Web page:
A comparison of the effectiveness of sonication, high shear mixing and homogenisation on improving the heat stability of whey protein solutions

Koh, L, Chandrapala, J, Zisu, B, Martin, G, Kentish, S and Ashokkumar, M 2014, 'A comparison of the effectiveness of sonication, high shear mixing and homogenisation on improving the heat stability of whey protein solutions', Food and Bioprocess Technology, vol. 7, no. 2, pp. 556-566.


Document type: Journal Article
Collection: Journal Articles

Title A comparison of the effectiveness of sonication, high shear mixing and homogenisation on improving the heat stability of whey protein solutions
Author(s) Koh, L
Chandrapala, J
Zisu, B
Martin, G
Kentish, S
Ashokkumar, M
Year 2014
Journal name Food and Bioprocess Technology
Volume number 7
Issue number 2
Start page 556
End page 566
Total pages 11
Publisher Springer
Abstract Upon ultrasonic treatment at 20 kHz, protein aggregates in a dairy whey solution were broken down. In addition, when sonication was applied to a heated solution of denatured and aggregated proteins, there was a dramatic reduction in viscosity and aggregate size, which was maintained after re-heating. This observed heat stability may be due to shear forces that are induced by acoustic cavitation. To determine whether high shear mixing or homogenisation is able to cause similar effects to that of acoustic cavitation, sonication, high shear mixing and homogenisation were performed on 5 wt% whey protein concentrate solutions at identical energy density levels, which was based on the power drawn in each system. Homogenisation provided similar particle size and viscosity reductions as sonication while high shear mixing was less efficient in decreasing particle size. Cavitation was shown to be absent in both the mixing and homogenisation configurations, indicating that the shear forces generated are responsible for the observed particle size and viscosity reduction. In addition, heat stability was achieved in all systems indicating that a combination of heat treatment and any method that generates high shear forces can be used to improve the heat stability of whey proteins.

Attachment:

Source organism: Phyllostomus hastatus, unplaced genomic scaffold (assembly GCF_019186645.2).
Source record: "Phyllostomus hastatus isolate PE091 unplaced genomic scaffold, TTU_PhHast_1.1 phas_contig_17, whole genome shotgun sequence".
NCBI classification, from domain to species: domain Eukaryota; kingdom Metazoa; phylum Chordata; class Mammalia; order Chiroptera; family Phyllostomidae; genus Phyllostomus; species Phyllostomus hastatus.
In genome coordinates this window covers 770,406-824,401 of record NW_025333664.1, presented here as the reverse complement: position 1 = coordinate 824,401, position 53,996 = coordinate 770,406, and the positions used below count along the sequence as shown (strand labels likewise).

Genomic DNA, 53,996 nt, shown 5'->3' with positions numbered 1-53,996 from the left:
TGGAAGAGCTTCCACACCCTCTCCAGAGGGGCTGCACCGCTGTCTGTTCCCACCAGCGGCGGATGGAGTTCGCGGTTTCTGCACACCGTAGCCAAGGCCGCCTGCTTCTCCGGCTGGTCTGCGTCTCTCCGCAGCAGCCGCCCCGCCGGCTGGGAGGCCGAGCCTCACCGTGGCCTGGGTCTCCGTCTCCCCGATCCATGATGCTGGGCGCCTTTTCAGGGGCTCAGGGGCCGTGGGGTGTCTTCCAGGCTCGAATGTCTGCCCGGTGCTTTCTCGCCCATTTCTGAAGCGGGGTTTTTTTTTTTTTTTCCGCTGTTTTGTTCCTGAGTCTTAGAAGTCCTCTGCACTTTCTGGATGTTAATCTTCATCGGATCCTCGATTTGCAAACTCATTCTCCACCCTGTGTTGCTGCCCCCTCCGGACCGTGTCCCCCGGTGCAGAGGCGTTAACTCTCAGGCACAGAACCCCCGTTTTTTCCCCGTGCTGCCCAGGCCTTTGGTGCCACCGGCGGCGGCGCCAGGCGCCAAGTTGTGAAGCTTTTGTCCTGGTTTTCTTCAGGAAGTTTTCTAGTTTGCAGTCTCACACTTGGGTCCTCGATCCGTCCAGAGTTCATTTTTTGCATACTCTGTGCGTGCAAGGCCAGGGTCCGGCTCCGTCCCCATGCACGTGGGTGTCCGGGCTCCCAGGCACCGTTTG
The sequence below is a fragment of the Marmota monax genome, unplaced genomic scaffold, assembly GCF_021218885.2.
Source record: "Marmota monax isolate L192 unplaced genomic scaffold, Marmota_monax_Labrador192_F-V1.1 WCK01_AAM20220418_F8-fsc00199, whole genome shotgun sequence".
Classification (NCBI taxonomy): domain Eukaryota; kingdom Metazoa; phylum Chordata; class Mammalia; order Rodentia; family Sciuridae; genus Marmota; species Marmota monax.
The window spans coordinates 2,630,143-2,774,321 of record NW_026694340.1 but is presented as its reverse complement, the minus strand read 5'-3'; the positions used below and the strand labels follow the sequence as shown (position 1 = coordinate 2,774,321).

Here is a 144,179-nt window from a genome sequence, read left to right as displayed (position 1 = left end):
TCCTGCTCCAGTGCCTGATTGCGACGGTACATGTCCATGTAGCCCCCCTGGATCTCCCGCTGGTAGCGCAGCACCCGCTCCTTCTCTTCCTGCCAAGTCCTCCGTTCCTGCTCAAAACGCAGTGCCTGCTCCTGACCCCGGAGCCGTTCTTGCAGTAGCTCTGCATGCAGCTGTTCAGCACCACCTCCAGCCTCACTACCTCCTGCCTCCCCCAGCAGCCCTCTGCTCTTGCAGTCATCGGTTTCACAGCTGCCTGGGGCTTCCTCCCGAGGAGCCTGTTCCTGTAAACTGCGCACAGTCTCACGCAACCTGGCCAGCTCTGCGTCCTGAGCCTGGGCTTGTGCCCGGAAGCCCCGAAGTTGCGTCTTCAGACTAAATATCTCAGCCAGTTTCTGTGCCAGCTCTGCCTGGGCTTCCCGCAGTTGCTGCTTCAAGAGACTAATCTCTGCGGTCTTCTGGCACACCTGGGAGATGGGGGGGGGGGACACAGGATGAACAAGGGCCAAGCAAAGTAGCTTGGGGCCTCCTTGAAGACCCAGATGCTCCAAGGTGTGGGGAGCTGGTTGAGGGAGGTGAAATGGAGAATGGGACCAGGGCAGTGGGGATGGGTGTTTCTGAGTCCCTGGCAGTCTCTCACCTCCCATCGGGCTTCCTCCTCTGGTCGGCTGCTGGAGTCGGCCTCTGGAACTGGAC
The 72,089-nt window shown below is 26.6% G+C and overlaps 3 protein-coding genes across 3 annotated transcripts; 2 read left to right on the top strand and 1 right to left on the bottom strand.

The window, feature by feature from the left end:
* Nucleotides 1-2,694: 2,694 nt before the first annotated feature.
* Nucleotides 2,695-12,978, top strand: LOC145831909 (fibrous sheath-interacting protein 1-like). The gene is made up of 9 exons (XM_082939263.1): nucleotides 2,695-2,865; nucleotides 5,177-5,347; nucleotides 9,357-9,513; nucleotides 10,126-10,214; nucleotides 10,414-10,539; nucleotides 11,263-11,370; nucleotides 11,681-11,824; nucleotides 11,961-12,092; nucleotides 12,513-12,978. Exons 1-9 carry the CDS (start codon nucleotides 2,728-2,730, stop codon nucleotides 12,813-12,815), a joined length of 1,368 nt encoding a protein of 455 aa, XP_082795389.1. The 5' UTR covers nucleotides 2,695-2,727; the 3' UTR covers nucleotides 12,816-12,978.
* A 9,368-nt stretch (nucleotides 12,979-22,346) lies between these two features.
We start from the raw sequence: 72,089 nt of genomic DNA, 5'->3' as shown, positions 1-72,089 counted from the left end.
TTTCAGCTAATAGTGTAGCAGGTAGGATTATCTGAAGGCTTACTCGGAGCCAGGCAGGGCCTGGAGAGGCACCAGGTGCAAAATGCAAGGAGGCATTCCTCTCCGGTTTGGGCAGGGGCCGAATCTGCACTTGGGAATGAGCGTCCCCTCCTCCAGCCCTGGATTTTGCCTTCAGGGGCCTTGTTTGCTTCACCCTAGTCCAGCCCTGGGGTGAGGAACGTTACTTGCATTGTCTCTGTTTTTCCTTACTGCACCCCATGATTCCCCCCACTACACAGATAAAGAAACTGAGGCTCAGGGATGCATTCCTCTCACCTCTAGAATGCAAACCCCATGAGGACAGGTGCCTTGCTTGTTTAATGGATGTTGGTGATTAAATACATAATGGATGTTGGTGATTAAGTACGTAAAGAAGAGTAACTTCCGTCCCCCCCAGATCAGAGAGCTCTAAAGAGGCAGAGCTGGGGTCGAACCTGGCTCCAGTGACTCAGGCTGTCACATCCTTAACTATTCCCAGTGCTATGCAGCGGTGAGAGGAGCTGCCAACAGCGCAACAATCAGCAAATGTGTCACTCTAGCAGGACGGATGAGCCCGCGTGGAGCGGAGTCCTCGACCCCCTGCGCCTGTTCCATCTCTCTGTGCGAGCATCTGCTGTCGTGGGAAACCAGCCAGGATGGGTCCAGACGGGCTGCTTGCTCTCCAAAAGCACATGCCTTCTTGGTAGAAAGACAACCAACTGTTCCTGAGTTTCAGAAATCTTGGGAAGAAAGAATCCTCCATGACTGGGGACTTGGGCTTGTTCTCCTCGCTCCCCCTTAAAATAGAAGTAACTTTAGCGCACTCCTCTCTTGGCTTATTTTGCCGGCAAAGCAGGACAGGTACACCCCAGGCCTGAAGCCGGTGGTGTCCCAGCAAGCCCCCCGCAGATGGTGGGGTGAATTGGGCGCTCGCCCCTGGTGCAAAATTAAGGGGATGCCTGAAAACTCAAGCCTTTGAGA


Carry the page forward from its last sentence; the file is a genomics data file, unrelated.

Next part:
Subject Food Sciences
Keyword(s) Heat stability
High shear mixing
Homogenisation
Ultrasonics
Whey
DOI - identifier 10.1007/s11947-013-1072-1
Copyright notice © Springer Science+Business Media New York 2013
ISSN 1935-5130
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